The Midrash comments on this verse: "Rabbi Yaakov said: Even the celestial beings need peace. The constellations ascend, and Taurus says, 'I am first' - and does not see what came before him. Gemini says, 'I am first' and does not see what came before him, and likewise each one says 'I am first'. They complement one another and they do not harm each other. See how the celestial beings need peace. Rabbi Shimon bar Yochai said: The firmament is made of water and the angels are made of fire and they live with each other. It is not only a matter of the relationship between one angel and another. Even within one angel himself, half is fire and half is water, and He makes peace within him! Great is peace, for the celestial beings need peace. Is it not a case of KAL VA-CHOMER: if peace is necessary in a place where there is no hatred, no enmity and no contentiousness, how much more so in a place where all of these exist - on earth!" (Tanchuma).

V 5 alludes to the mystery of the diminution of the moon because of her jealousy of the sun (Hullin 60b; see Metzudas David on this verse). Even though her rebellion was very minor and her status was very great, she is nothing in comparison to God and even her small rebellion is considered very great. Similarly, even the stars are not pure in God's eyes -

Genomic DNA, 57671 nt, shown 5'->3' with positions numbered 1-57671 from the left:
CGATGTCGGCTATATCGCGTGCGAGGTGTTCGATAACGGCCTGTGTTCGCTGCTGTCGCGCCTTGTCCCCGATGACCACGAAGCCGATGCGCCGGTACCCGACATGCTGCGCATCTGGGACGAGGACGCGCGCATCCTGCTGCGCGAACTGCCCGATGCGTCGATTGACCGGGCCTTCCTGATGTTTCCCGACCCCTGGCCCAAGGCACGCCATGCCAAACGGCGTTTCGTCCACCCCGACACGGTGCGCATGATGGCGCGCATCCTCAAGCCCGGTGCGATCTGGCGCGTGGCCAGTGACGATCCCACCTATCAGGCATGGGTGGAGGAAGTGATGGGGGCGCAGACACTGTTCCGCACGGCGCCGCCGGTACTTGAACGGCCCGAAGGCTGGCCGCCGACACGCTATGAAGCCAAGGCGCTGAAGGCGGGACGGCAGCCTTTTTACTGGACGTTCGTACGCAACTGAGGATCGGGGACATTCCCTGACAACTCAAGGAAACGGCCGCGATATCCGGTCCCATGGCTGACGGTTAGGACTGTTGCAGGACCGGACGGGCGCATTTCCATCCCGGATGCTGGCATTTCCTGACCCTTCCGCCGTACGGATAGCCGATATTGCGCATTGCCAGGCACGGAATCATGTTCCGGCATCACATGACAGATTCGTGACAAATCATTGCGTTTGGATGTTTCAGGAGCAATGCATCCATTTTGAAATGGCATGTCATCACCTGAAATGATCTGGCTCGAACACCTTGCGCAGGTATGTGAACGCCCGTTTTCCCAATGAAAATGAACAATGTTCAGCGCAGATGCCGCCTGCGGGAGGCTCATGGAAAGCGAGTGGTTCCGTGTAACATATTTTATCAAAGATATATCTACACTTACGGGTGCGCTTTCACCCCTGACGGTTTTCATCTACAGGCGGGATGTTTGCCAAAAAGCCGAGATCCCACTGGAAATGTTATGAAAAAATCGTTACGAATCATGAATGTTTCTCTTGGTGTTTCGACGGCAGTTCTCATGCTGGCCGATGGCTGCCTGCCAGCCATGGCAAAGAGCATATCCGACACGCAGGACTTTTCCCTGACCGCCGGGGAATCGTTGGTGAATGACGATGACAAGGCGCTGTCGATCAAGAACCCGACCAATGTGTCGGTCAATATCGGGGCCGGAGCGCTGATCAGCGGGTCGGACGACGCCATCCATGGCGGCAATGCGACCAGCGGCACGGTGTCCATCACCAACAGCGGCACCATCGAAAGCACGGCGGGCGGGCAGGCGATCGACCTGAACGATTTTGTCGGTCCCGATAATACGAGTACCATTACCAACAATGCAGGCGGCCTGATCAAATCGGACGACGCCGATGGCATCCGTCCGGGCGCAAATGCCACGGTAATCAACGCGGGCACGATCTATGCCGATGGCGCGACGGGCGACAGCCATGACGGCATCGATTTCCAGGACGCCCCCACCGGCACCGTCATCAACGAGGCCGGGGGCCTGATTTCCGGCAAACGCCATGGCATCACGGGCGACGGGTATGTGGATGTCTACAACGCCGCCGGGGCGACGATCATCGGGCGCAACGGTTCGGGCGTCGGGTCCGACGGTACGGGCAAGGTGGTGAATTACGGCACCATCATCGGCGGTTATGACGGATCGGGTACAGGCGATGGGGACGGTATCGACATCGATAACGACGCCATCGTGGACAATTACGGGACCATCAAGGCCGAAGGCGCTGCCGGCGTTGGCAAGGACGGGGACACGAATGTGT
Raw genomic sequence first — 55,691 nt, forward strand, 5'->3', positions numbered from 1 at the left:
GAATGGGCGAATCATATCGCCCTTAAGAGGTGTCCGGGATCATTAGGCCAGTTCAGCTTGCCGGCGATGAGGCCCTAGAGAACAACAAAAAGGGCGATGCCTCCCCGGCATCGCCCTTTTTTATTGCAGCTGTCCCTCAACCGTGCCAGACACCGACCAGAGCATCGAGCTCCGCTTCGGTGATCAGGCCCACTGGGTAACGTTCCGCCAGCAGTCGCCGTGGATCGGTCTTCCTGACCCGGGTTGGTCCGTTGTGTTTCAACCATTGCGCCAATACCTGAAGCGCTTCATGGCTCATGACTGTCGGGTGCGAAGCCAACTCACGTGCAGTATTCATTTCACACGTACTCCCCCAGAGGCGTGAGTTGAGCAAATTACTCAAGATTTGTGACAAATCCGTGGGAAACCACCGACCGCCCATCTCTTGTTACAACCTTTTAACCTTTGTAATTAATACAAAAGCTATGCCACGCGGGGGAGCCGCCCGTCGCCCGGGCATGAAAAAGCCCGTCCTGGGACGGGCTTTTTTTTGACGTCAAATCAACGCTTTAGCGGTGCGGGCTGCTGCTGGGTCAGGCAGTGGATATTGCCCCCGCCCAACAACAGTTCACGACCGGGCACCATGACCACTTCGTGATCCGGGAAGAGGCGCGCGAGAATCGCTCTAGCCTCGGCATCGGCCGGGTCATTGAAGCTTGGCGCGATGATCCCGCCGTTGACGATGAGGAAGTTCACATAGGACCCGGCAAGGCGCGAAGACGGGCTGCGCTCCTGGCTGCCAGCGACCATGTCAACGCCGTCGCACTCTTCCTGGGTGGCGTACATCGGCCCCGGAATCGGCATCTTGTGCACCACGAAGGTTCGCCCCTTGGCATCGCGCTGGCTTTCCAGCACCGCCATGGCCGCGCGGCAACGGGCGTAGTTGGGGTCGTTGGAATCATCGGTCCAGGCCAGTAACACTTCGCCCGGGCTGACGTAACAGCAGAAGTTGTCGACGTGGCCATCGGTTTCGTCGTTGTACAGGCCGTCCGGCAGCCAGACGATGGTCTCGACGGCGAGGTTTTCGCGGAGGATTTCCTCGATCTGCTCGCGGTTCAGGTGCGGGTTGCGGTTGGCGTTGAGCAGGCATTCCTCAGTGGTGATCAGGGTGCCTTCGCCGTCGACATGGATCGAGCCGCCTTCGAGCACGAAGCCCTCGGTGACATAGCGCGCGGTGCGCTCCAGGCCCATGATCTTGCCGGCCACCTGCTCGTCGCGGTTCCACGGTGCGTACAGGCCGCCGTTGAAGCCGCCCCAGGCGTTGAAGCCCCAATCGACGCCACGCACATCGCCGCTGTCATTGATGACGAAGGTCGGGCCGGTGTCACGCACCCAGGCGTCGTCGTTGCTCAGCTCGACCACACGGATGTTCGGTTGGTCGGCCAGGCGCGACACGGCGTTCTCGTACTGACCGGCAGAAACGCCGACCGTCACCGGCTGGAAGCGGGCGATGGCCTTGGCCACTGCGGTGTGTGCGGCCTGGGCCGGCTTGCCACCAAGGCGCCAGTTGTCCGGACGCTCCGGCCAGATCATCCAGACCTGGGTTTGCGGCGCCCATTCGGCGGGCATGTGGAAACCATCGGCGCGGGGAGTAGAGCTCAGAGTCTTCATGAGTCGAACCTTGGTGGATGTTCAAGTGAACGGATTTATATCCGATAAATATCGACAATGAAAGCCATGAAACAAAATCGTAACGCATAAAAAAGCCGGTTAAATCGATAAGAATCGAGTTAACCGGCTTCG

V 6: How much more contemptible is man - destined to be eaten by the worms - and even a minor rebellion on his part against God is considered very great. Where then is Job's "righteousness"?


Job now replies to Bildad, saying that his words cannot help or avail either Job or other men seeking to investigate the question of apparently meaningless suffering, and they do not have the power to penetrate the secret. For when a person says that the judgment meted out to man is subject to chance, he says so because of the very greatness of God - for man is too insignificant for Him to pay him any attention (Ramban on v 2).

Metzudas David explains: Job mocks Bildad for having stated what everybody knows while speaking very minimally about the wonders of God. Job describes His wonders at even greater length and says that nevertheless, he too has not come to tell of more than a small portion of His wonders. It is as if he is saying to Bildad: What does it matter if considering God's greatness and man's lowliness, even a small rebellion is considered to be very great. In that case the rebellion of the wicked must be considered even greater - why then does God apparently not exact retribution from them? (Metzudas David on Job 26:14).